(Photo Credit: Susan Rhodes)
1.) Do you think the use of maple bats would have been reviewed this year without the spectator injury receiving recent press?
I applaud Commissioner Selig on his latest efforts to address the seemingly ever-increasing amount of time it takes to complete a regulation MLB game. An entire article devoted to this subject appeared on MLB.com on May 21st, 2008, which I will
reference it throughout this post (Bloom, Barry M. “MLB focuses on pace-of-game efforts.” MLB.com. 21 May 2008.). In the article, the Commissioner is quoted as saying, “Clubs and fans share the common objective of seeing a game that is
played as sharply and crisply as possible. We have reminded our staff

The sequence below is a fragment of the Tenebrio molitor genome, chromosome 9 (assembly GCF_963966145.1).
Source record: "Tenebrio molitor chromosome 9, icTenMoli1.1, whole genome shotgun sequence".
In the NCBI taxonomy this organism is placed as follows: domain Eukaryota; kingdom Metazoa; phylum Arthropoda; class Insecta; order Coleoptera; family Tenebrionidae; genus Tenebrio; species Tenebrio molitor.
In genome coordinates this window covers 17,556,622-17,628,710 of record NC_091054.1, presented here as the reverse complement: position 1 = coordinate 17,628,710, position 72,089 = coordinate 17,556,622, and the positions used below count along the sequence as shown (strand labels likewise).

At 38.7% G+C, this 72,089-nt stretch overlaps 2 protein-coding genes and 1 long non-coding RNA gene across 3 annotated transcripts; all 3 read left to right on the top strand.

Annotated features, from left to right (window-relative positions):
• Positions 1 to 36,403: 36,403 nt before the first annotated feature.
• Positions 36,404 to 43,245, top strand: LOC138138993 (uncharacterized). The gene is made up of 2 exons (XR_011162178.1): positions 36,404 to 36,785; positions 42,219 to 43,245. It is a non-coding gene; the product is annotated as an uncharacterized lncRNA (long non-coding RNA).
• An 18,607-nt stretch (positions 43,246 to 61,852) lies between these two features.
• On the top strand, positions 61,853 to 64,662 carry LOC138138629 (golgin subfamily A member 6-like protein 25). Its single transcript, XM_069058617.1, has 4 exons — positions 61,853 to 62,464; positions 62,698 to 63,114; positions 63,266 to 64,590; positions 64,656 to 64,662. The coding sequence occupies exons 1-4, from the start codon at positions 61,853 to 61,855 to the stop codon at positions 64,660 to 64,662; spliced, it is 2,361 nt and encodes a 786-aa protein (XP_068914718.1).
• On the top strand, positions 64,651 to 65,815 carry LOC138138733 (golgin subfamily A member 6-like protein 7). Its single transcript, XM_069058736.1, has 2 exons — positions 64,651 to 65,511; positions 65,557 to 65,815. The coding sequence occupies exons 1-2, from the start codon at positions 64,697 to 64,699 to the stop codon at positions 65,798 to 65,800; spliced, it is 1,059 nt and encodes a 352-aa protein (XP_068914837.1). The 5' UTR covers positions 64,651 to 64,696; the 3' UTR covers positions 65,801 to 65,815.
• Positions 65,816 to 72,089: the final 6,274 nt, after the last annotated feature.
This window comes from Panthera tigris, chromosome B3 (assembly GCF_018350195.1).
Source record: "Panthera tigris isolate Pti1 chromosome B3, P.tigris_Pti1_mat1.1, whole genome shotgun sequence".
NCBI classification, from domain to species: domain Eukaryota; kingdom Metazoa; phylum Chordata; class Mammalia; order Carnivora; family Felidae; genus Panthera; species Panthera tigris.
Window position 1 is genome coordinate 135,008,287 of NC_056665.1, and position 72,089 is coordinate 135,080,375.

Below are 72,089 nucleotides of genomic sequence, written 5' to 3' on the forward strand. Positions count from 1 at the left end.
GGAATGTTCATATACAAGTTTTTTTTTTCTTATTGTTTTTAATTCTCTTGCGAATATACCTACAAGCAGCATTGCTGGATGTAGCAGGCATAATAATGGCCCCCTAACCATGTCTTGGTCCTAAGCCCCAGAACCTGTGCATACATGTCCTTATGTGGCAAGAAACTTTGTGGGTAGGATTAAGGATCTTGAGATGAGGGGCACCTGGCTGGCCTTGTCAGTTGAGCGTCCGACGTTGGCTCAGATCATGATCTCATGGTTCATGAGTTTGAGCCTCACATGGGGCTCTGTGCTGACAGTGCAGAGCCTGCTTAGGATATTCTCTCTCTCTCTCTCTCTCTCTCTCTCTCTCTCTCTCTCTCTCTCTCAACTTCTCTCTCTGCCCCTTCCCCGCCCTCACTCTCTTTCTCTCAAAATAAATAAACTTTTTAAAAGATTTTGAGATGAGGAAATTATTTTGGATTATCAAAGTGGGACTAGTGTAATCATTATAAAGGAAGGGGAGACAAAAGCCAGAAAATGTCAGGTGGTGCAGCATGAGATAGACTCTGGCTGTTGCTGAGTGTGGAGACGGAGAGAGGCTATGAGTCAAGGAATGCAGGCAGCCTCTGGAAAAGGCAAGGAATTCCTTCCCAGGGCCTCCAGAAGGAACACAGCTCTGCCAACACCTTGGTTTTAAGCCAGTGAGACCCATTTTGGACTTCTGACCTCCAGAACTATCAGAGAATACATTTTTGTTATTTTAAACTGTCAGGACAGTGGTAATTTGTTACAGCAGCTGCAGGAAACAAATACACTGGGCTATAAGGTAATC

and our umpires to enforce the rules in order to achieve the progress
we need in this area.”
The specfic rules that will be used to are
6.02(a), 6.02(b), 6.02(c) and
I had questioned the use of time limits as they pertained to the batter
and pitcher when they were first implemented, but now my concerns have
been addressed, as rule 8.04 in particular makes time limits
enforceable by calling a ball on the picther.
I was under the impression that other efforts mentioned in the
article, like fines for entertainment between innings running too long,
and having a second bat at the ready with the bat boy, were things that
MLB has done for most of this decade. Still, the extra empahsis on
these things certainly won’t increase game times. Beyond the time limit
enforcement, the other aspects dicussed in the article seem to direct
the umpires to place extra emphasis on things they are already good
about doing, like breaking up meetings on the mound, not letting the
batter linger outside the box between pitches, and not letting the
batter get away with calling time when the pitcher delivers the ball.
Nothing revolutionary that we don’t already see during games, but still